In the Way They Should Go

 

“It is not good to have zeal without knowledge, nor to be hasty and miss the way.”  Proverbs 19:2

“Discipline your son, for in that there is hope; do not be a willing party to his death.” Proverbs 19:18

It’s summer and for our family it means a slight slowing down of pace and more time together.  Our three oldest are all in school full-time which has been a great experience for us thus far.  As Anne Ortlund says, “children are wet cement,” so summertime also affords us the opportunity to reshape and course correct anything needing attention.

This is often spurred on by the fact our pace lends itself to more time to be observant of what is going on in their minds and hearts.  I have more time and space to know what they are thinking and how their world view is being shaped.

Early in June I think it was on a Simple Mom podcast where I heard “you’re not raising your boys to stay home but are raising them for someone else.”  It immediately reminded me of another Proverb that says, “Train up a child in the way he should go, and when he is old he will not turn from it.” 

In the way he should go.

Because what all of us parents have to face is they should, in fact, go.  It’s good and right for them to go.

One day, they will need to go either to college, enter the work force, into marriage (hopefully all of the above).  They will go and create families of their own, participate in their own community, make their own choices, live in their own spaces and influence those around them.

They should go.

What our little baby has taught me in the last year is that it really does go by fast.

Just a couple of years ago I thought of discipline more as training, correction and immediate consequences for standard toddler and early child hood defiance.  But as my boys grow, I grow as a parent and I’m seeing discipline more as training to do the everyday things.

Discipline in thinking of and trusting the Lord when something is hard.  Knowing its okay when it’s hard and doing the hard thing can build their confidence in Him and themselves.  Discipline in getting up in the morning and taking care of household responsibilities and things needed for a good day.  Getting a good meal started, doing the laundry, managing time wisely.  Not rescuing when things go wrong but allowing the space and discomfort to figure it out themselves.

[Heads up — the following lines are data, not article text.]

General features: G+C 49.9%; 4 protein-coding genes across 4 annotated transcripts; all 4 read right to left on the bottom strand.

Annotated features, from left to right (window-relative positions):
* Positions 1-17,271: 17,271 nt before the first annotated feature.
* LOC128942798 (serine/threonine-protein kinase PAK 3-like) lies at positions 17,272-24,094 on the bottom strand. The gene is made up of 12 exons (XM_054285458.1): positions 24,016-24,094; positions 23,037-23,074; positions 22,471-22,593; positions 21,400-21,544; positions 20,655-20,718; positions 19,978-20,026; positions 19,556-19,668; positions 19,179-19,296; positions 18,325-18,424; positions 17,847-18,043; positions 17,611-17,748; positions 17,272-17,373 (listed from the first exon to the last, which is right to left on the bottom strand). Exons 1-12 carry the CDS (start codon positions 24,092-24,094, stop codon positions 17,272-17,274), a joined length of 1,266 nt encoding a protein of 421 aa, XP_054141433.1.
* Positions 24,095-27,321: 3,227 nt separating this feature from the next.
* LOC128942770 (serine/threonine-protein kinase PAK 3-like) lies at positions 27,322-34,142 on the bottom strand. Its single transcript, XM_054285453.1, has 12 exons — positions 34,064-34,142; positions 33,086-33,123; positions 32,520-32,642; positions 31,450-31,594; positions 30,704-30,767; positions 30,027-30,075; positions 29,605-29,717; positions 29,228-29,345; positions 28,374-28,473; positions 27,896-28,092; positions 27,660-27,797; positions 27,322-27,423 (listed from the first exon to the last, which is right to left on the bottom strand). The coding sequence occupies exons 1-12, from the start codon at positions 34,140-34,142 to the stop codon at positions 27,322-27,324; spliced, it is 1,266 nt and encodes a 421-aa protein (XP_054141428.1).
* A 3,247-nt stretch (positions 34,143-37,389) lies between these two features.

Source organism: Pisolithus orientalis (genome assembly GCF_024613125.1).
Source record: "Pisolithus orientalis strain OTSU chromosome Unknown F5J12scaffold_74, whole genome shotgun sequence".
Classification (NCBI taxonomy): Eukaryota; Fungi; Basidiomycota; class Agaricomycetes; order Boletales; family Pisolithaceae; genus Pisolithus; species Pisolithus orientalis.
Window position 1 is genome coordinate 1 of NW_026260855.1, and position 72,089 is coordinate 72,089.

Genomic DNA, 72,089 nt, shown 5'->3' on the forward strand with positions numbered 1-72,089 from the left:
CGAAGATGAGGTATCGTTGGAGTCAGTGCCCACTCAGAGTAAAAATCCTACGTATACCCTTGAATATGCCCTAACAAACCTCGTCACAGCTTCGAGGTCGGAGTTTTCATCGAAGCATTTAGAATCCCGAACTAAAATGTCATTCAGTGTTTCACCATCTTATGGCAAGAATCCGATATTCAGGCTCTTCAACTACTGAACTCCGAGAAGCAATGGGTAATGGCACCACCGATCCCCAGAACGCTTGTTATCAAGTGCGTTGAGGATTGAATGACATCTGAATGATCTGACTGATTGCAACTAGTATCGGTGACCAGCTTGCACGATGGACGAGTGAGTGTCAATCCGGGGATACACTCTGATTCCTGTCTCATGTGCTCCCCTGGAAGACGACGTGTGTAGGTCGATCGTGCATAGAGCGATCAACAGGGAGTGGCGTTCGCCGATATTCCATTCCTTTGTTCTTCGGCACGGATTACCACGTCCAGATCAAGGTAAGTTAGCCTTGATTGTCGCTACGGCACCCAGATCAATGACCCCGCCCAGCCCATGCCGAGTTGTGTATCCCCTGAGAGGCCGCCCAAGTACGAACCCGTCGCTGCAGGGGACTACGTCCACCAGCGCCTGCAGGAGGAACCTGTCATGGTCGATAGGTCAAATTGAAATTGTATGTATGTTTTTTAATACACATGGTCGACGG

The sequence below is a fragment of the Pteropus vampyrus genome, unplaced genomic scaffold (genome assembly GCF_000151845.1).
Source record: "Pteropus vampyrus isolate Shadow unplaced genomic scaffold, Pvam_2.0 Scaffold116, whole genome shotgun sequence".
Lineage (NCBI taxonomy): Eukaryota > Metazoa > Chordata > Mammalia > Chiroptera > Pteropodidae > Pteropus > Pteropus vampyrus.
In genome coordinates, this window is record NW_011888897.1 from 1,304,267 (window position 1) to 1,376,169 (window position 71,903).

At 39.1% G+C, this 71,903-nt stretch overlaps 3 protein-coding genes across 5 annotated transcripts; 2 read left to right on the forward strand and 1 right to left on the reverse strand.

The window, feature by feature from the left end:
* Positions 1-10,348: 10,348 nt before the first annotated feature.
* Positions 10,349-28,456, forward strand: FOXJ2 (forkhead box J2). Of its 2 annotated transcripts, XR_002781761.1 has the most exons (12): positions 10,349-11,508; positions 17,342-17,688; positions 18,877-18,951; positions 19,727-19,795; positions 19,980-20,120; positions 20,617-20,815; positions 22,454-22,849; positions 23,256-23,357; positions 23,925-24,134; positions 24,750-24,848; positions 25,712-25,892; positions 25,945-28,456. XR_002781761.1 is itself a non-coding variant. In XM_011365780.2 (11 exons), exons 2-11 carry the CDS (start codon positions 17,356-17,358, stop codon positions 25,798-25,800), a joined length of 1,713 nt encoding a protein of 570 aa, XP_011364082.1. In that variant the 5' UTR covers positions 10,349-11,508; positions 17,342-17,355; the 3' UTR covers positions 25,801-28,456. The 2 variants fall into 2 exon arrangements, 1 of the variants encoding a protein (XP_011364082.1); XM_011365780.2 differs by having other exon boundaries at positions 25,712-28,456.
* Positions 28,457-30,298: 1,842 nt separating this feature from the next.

Of course these are things we do from the very beginning, but this summer the end game has become clearer.

If we teach them to be disciplined men, trusting God and being capable of living well and leading well…there is much hope in that.  But if they go, unprepared for the world, they are likely to fall prey to much.

At the same time the discipline required of us is to live it out first.  If we are not good examples, anything we say has no merit.  It also requires us to be observant of where each child is.  Each one is so different in the way they think and process life.  It’s necessary to observe and be knowledgeable so we don’t miss the way God is leading them.   We are officially a big family now so if we choose to parent in a one-size-fits-all manner, it’s far too easy to miss something because there is often a lot going on.

Proverbs 19:2 reminds me of the power of observation and listening.  Really listening not just to what God is showing me but what He is revealing to them.  Because if I really believe God has plan for each of their lives, then I have to accept it’s already begun and my job as a parent is to help them find the way.

The way they are to go.

7 thoughts on “In the Way They Should Go

  1. My walking friend and I are 62 years old with six grown children, four sons-in-laws, and ten grandchildren between us. When we’re tempted to fix and rescue them one of our favorite encouragements is, “Let’s not steal our children’s lessons”. We’re learning to step back, pray and wait, wait and pray, pray and fast. And pray. Amazingly hard even after all these years. xx

  2. Thank you Suzie for this insight. I have been thinking a lot lately about how sheltered I had kept C because I wanted to protect him. Now that we are walking with the Lord I am scrambling to “un-do” a lot of that which God would have never wanted me to do in the first place. I rescued him into total dependence and it is time (past time) to train him up to stand up and take responsibility for himself as God would want him to. With that, the training comes harder, for both of us. It also demands that I must rely on the Lord more that ever. God is writing his story, and at some point, my character in that story will ride off into the sunset. The best gift I can give him is to let him start living out the story God has for him.

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